Thursday, March 22, 2012

Rock Lobster

In my continuing search for the elusive Übermensch my thoughts often return to the sea. In those briny depths live a great many creatures that could be the progenitors of some bold new master race; the honorable Mantis Shrimp, the wise Octopus, the steadfast Barnacle even the Comb Jelly, who spends it's solitary existence contemplating the cold, inky darkness of the Challenger Deep. These are all organisms that, with some bio-engineering, could rise up and conquer the Earth, maybe even the stars themselves.

Except for dolphins, they're all douche bags.

Granted, the title of "Supreme Race and Masters Over All The Earth" are some serious shoes to fill. We can't let any old starfish claim this privilege and ab
dicate the throne when things heat up. What we need is a wise creature with years of experience. Nay, decades. Centuries.

We need Homarus americanus, the American Lobster.

At first glance the common lobster doesn't look like it's up to the task of world domination. It has a crippling disadvantage when faced with it's two greatest enemies: rubber bands and hot water. Surely such weakness brings dishonor to it's name and disqualifies it for a chance at being the Übermensch. Right?

Wrong. What the lobster lacks in fortitude and general intelligence it makes up for in sheer longevity.

First, we need to understand why animals die of o
ld age. Every time an animal's cell replicates it must copy it's DNA. Strands of DNA are "capped" with nucleotides called Telomere. Essentially, Telomere keeps the DNA strand from "unraveling" and losing it's precious genetic information during the act of replication (called mitosis). Therein lies the fatal flaw called the Hayflick Limit, with every replication the region of telomere gets shorter and shorter, like a roll of bubble tape slowly getting chewed to nonexistence. When the telomere runs out, the cell stops replicating, entering a period of senescence where it will eventually die off, never to share it's genetic material with a younger generation ever again.

A sorry state of affairs to be sure. But some cells manage to resist this biological death sentence and keep replicating ad infinitum to their tiny heart's content. Unfortunately these cells are more often then not cancer and this will not do.

We need a creature that can replicate it's cells forever, but we can't let it's cells conspire to kill it from the inside out. Again, we need the lobster. O
nly the lobster offers an elegant solution to the problem of the Hayflick limit: the enzyme telomerase. The enzyme's function is deceptively simple: it restores the telomere at the end of it's chromosomes, in turn allowing it's cells to replicate without limit, in turn allowing the lobster to essentially live forever.

Some lobsters have been captured and held in captivity who's age has been estimated to be over a hundred years old, such as George the lobster who lived in the City Crab and Seafood Restaurant in New York from December 2008 to January 2009. When was he estimated to have been born? 1869. This makes him well over one hundred and fifty years old, probably more since it's 2012 and we assume George is still alive down there in the murky depths (and I am most certainly going to assume that).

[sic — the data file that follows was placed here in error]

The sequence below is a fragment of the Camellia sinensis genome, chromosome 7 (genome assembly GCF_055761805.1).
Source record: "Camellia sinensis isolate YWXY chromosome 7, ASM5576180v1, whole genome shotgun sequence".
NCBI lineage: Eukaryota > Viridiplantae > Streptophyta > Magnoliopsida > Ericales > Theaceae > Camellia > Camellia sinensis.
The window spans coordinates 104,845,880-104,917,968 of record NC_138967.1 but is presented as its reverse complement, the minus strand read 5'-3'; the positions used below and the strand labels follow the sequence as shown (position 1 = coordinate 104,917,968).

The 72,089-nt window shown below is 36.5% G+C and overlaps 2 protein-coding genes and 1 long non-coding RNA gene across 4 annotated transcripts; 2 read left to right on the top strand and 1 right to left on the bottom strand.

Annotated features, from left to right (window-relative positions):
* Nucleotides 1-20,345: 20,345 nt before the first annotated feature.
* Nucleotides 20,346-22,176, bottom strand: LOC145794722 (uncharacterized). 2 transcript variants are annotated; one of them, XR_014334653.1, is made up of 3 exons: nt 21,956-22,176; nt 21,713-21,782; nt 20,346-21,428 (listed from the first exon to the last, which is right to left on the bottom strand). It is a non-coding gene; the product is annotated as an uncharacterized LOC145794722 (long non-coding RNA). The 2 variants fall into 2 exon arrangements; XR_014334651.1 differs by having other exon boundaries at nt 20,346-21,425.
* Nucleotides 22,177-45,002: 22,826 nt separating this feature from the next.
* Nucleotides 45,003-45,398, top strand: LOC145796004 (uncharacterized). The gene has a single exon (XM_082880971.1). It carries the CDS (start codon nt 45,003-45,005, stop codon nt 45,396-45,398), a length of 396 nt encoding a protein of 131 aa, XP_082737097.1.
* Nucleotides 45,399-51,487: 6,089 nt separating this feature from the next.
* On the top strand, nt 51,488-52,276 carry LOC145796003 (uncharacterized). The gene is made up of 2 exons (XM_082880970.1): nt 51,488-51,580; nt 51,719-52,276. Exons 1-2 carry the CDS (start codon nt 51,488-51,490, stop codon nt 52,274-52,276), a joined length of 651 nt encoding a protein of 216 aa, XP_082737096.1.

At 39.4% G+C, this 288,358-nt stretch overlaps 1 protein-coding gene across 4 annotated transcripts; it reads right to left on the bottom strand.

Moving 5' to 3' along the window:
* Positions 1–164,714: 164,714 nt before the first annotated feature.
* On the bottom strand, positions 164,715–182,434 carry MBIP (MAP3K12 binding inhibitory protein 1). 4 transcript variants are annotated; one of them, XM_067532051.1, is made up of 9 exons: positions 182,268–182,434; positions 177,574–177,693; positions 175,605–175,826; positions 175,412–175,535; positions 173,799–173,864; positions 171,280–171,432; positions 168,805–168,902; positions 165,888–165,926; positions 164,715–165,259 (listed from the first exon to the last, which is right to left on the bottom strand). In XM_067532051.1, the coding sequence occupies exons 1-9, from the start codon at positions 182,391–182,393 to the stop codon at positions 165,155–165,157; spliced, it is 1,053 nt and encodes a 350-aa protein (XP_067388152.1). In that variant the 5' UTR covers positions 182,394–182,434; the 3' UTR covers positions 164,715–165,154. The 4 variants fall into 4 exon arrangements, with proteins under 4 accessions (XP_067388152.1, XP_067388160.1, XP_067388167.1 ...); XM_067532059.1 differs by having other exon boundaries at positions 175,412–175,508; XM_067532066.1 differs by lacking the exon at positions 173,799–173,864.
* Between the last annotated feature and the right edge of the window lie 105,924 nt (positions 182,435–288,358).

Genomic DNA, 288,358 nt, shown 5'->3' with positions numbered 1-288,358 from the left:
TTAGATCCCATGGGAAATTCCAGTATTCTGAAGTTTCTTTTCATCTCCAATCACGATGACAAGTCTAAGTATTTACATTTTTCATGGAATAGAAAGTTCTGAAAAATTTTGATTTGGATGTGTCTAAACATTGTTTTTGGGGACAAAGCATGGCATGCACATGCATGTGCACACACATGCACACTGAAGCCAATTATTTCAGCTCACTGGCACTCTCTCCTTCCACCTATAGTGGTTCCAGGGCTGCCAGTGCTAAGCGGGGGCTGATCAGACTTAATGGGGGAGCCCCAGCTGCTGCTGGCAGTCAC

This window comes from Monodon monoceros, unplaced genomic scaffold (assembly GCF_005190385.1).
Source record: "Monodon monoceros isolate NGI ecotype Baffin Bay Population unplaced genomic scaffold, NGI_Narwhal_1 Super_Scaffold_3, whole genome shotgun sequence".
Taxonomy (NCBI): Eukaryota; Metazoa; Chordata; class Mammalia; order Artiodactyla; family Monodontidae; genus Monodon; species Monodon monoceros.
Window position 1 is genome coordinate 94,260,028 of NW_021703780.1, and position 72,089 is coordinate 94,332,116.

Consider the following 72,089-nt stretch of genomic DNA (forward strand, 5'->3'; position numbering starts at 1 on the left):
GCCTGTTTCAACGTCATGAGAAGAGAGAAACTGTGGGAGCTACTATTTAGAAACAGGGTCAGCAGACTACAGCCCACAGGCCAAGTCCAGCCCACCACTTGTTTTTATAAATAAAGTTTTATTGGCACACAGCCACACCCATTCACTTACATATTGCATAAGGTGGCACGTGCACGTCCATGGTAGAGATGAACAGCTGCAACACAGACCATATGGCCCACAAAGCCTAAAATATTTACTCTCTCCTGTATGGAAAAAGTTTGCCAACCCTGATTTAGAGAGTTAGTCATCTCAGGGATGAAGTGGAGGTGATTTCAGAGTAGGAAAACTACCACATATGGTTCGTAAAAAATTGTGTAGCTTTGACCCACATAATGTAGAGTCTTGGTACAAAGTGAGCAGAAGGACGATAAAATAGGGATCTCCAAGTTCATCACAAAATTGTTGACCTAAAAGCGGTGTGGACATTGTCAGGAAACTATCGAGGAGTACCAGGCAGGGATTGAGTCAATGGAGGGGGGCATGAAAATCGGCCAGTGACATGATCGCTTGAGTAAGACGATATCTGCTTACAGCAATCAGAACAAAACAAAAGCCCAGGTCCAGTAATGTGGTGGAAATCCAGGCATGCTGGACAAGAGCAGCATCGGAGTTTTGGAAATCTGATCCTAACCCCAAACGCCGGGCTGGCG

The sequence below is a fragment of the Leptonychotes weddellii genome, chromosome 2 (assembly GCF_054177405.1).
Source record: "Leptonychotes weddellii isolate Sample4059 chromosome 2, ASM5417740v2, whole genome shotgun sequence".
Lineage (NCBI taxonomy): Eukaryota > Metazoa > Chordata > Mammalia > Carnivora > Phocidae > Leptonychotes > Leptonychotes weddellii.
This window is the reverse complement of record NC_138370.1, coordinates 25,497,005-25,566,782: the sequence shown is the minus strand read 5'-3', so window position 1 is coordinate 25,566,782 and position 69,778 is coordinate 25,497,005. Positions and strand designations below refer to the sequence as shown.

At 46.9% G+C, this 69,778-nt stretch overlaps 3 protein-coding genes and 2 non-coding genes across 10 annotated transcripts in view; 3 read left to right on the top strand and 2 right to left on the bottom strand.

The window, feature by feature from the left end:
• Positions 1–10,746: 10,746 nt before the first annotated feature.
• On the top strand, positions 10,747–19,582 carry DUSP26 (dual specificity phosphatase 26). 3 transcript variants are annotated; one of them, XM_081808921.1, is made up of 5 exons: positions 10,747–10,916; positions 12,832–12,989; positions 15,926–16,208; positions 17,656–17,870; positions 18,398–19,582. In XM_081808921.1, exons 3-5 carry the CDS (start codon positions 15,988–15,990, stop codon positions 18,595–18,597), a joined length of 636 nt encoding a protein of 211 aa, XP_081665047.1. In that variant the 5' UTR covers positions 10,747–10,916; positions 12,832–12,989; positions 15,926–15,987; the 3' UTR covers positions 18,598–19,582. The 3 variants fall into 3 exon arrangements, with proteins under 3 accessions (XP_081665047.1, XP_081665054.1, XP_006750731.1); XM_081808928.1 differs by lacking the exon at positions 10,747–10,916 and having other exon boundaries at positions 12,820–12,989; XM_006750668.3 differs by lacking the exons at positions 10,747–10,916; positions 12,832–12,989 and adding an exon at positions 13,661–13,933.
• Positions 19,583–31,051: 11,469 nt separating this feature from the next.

Plus, lobsters don't get decrepit with age. Research suggests that lobsters don't slow down, weaken or lose fertility as they get older. In fact, they become more fertile the longer they live. Lobsters are in essence, crunchy little dragons of the sea
in this regard. Or Highlanders. Barring accident, injury or disease Lobsters are effectively immortal, able to pass their wisdom down their ever expanding family tree and grow to truly immense proportions, able to crush entire cities with their enormous claws. Now that's an Übermensch.

Plus, in a little quirk of genetics, one out of every two million lobsters produce an excessive amount of a certain protien which interacts with a red carotenoid in their shells to form a molecular complex called crustacyanin, giving them a festive blue color.


mom said...

It really makes me hungry for a lobster roll.

Shadgrimgrvy said...

You can't eat our undersea allies! It's unethical!

Cows are still fine though.

Bill Graham, LAc said...

Hey - people make telomerase too! Our fetal stem cells are immortal, and not just because the WingNuts insist that we keep them frozen: can't grow 'em, can't throw 'em. After birth our stem cells produce not-quite enough telomerase for immortality, and our white blood cells can produce some.

Scientists - especially a guy named Dr. Bill Andrews of Sierra Sciences Corp (motto: Cure Aging or Die Trying!) have found that we can stimulate Telomerase production in the rest of our cells. We're at about 6% of what we need for chromosomal immortality.

Check out my blog - and/or to get in on the action.

Oh, you forgot to mention that smoking, drinking and couch-potatoing hastens the loss of telomeres. Our lobster friends (wait...friends don't eat friends do they?) are not privvy to these vices. Smokes don't stay lit under water, the claws that can open any bottle of booze tend to shatter the neck and the elixir gets too diluted before that hideous mug can slurp any in, and Rocky don't have no fridge.

So juice your telomeres with Product B. IT's made with Ancient Chinese Secret. No, really.

Shadgrimgrvy said...

I completely forgot about stem cells!

Also, I hope Sierra Sciences can stimulate some serious Telomerase production in the future, immortality would be a growth industry literally and figuratively. Just one word of caution, I've played enough cheesy sci-fi games to know what happens when genetic research companies dabble in the "natural order of things". I'm not suggesting anything rash here, like, oh, zombies or giant spiders, I'm just saying...well, be careful.

Learn from Umbrella's mistakes.

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